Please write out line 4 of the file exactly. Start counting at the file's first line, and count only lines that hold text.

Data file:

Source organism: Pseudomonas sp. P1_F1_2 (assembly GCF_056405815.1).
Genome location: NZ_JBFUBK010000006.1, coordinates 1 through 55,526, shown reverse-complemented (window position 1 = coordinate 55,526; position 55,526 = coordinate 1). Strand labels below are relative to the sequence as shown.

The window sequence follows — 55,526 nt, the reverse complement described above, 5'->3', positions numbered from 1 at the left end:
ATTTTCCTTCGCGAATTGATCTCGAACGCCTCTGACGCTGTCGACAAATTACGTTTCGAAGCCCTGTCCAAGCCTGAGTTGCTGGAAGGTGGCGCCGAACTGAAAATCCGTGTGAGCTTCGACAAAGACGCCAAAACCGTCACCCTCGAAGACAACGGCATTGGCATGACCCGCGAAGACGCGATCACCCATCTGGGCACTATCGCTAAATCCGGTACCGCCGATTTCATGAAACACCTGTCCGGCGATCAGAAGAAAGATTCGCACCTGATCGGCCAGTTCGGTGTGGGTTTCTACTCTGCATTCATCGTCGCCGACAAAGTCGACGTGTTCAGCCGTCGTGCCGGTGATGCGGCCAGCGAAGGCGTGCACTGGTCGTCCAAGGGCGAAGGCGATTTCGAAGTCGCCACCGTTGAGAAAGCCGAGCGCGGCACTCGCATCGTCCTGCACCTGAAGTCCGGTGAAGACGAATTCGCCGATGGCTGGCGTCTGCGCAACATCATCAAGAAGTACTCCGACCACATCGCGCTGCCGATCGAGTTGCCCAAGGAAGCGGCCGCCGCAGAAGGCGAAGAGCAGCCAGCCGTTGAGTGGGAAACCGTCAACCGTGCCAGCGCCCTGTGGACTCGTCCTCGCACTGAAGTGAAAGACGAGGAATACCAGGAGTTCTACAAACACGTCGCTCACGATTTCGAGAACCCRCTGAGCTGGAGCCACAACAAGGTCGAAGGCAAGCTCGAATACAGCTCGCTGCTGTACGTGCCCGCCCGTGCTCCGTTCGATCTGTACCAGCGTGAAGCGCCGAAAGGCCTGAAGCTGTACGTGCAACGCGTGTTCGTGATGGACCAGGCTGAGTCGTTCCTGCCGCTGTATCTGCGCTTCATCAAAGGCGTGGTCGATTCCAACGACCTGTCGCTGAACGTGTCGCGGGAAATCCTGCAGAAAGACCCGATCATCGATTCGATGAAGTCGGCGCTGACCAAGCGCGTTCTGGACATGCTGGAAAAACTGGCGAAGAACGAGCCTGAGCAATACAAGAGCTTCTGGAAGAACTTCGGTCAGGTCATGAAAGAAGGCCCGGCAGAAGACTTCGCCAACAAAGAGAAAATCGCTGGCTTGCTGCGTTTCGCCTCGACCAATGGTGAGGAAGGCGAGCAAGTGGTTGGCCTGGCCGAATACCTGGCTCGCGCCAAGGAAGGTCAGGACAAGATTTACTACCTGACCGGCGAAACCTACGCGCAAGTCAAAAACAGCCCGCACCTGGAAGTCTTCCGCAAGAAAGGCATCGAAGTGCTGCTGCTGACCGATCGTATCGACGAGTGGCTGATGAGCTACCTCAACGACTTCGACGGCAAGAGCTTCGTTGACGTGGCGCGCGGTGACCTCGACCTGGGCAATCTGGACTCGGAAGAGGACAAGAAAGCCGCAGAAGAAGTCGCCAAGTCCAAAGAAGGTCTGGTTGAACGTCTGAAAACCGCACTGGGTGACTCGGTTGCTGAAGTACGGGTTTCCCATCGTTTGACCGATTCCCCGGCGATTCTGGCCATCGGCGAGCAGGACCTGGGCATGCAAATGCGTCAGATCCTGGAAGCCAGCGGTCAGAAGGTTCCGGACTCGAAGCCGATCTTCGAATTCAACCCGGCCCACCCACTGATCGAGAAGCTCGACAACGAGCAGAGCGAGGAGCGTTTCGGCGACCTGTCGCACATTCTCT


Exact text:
ATTTTCCTTCGCGAATTGATCTCGAACGCCTCTGACGCTGTCGACAAATTACGTTTCGAAGCCCTGTCCAAGCCTGAGTTGCTGGAAGGTGGCGCCGAACTGAAAATCCGTGTGAGCTTCGACAAAGACGCCAAAACCGTCACCCTCGAAGACAACGGCATTGGCATGACCCGCGAAGACGCGATCACCCATCTGGGCACTATCGCTAAATCCGGTACCGCCGATTTCATGAAACACCTGTCCGGCGATCAGAAGAAAGATTCGCACCTGATCGGCCAGTTCGGTGTGGGTTTCTACTCTGCATTCATCGTCGCCGACAAAGTCGACGTGTTCAGCCGTCGTGCCGGTGATGCGGCCAGCGAAGGCGTGCACTGGTCGTCCAAGGGCGAAGGCGATTTCGAAGTCGCCACCGTTGAGAAAGCCGAGCGCGGCACTCGCATCGTCCTGCACCTGAAGTCCGGTGAAGACGAATTCGCCGATGGCTGGCGTCTGCGCAACATCATCAAGAAGTACTCCGACCACATCGCGCTGCCGATCGAGTTGCCCAAGGAAGCGGCCGCCGCAGAAGGCGAAGAGCAGCCAGCCGTTGAGTGGGAAACCGTCAACCGTGCCAGCGCCCTGTGGACTCGTCCTCGCACTGAAGTGAAAGACGAGGAATACCAGGAGTTCTACAAACACGTCGCTCACGATTTCGAGAACCCRCTGAGCTGGAGCCACAACAAGGTCGAAGGCAAGCTCGAATACAGCTCGCTGCTGTACGTGCCCGCCCGTGCTCCGTTCGATCTGTACCAGCGTGAAGCGCCGAAAGGCCTGAAGCTGTACGTGCAACGCGTGTTCGTGATGGACCAGGCTGAGTCGTTCCTGCCGCTGTATCTGCGCTTCATCAAAGGCGTGGTCGATTCCAACGACCTGTCGCTGAACGTGTCGCGGGAAATCCTGCAGAAAGACCCGATCATCGATTCGATGAAGTCGGCGCTGACCAAGCGCGTTCTGGACATGCTGGAAAAACTGGCGAAGAACGAGCCTGAGCAATACAAGAGCTTCTGGAAGAACTTCGGTCAGGTCATGAAAGAAGGCCCGGCAGAAGACTTCGCCAACAAAGAGAAAATCGCTGGCTTGCTGCGTTTCGCCTCGACCAATGGTGAGGAAGGCGAGCAAGTGGTTGGCCTGGCCGAATACCTGGCTCGCGCCAAGGAAGGTCAGGACAAGATTTACTACCTGACCGGCGAAACCTACGCGCAAGTCAAAAACAGCCCGCACCTGGAAGTCTTCCGCAAGAAAGGCATCGAAGTGCTGCTGCTGACCGATCGTATCGACGAGTGGCTGATGAGCTACCTCAACGACTTCGACGGCAAGAGCTTCGTTGACGTGGCGCGCGGTGACCTCGACCTGGGCAATCTGGACTCGGAAGAGGACAAGAAAGCCGCAGAAGAAGTCGCCAAGTCCAAAGAAGGTCTGGTTGAACGTCTGAAAACCGCACTGGGTGACTCGGTTGCTGAAGTACGGGTTTCCCATCGTTTGACCGATTCCCCGGCGATTCTGGCCATCGGCGAGCAGGACCTGGGCATGCAAATGCGTCAGATCCTGGAAGCCAGCGGTCAGAAGGTTCCGGACTCGAAGCCGATCTTCGAATTCAACCCGGCCCACCCACTGATCGAGAAGCTCGACAACGAGCAGAGCGAGGAGCGTTTCGGCGACCTGTCGCACATTCTCT